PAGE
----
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Natural Awakenings NYC & Long Island

Let’s Talk About ‘Low T’

By David Pollack, D.C.

The first time I heard testosterone deficiency referred this way was from a patient a few years back. “My doctor said I have low T,” he said. “I'm taking this cream and it’s not working right.”

What a nondescript way to describe an uncomfortable subject. In my usual slightly cynical Socratic way, I asked, “So you have a deficiency in synthetic soy-based pharmaceuticals?”

He looked at me, puzzled.

“Is your body supposed to make testosterone normally?” I asked.

“I would guess so,” he said, “but I’m getting older. I hear a lot of guys are getting this issue.”

“Have you ever met or heard of guys in their 70s still running around after girls?”

“Of course,” he said.

“So why do you think that is?” I asked. 

“Because their body is working better,” opined my new patient.

“Exactly” was my response. 

Testosterone is a steroid hormone, part of a large system of interrelated hormones. These several dozen different hormones are primarily produced by the adrenal glands, which are located on top of the kidneys. They make about 20 percent of the total finished testosterone in the body and 100 percent of all precursors that will become testosterone in the gonadal tissues. 

It’s important to understand what these other steroid hormones are that can be converted to and from testosterone. The most famous is cortisol, the hormone triggered by stress, which is also associated with our weight, blood sugar and immunity, among other functions. Cortisol can be converted to testosterone—but more importantly, it can be converted from testosterone.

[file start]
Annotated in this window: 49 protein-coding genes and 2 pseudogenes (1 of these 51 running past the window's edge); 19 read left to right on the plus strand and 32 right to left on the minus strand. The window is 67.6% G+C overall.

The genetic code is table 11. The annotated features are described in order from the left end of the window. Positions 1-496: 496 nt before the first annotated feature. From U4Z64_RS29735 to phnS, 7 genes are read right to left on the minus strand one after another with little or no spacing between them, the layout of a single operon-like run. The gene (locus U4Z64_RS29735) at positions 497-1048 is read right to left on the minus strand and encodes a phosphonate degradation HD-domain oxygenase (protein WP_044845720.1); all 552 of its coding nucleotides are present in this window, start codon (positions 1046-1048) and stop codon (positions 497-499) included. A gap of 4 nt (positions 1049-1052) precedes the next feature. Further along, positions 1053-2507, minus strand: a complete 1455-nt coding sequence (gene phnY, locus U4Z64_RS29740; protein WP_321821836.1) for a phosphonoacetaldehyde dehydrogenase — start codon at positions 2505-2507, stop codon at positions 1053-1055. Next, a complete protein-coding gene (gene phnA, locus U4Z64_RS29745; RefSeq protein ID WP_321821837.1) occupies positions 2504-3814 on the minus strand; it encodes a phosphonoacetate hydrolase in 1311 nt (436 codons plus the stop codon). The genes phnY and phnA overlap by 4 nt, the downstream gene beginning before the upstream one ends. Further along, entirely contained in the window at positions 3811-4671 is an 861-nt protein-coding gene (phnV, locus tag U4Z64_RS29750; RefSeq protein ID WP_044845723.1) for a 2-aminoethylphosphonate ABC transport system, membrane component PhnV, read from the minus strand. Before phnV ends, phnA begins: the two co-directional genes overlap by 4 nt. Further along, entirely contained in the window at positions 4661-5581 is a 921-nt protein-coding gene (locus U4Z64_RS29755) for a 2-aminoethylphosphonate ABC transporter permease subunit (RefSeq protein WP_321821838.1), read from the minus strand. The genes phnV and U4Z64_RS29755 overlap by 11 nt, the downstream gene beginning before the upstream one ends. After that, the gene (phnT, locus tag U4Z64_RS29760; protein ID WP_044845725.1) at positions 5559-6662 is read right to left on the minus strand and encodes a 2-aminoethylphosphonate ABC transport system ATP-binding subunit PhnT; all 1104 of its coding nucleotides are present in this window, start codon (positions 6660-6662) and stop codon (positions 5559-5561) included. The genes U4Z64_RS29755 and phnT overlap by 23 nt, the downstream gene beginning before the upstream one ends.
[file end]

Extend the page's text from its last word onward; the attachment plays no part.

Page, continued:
The Many Faces of ‘T’

What does that mean to us? It means in situations of prolonged stress, sugar imbalance or sickness, our testosterone (or estrogen, in women) will be converted to cortisol to try to deal with the increased demand. Even testosterone creams and other treatments can be converted this way. 

There are other hormones in this system that can steal testosterone the same way. These are the primary hormones controlling everything, including blood pressure, blood sugar, mood, sleep, electrolytes, healing, cholesterol levels, digestion, growth and much more. What I’m suggesting is that when there are problems in any of these areas, the body will sacrifice what it considers to be a less-critical hormone—testosterone—in exchange for much more critical compounds to control these important functions. 

You’d think administering testosterone would help create these other hormones, but the reverse conversion can occur, although it’s much more difficult. Often testosterone will convert and create estrogens or DHT in many men, causing weight gain or hair loss and anger, respectively. The opposite can happen in women taking estrogens, with the creation of too much testosterone, leading to hair growth in the wrong places. 

So how can we deal with these issues? Many of my patients find that when they conquer their overall health issues, their hormones tend to come into balance, with increased libido and virility as the result. Often this is concurrent with huge increases in energy, an even temper, lower cholesterol and blood pressure, and many other improvements. 

That’s why when a patient comes to me asking about “low T,” I ask, “Do you want to just deal with this one symptom, or really solve the cause of what’s going on?”

Dr. David L Pollack is founder of Pollack Wellness Institute, in Commack, NY. For more information, contact him at 631-462-0801 or [email protected], or visit

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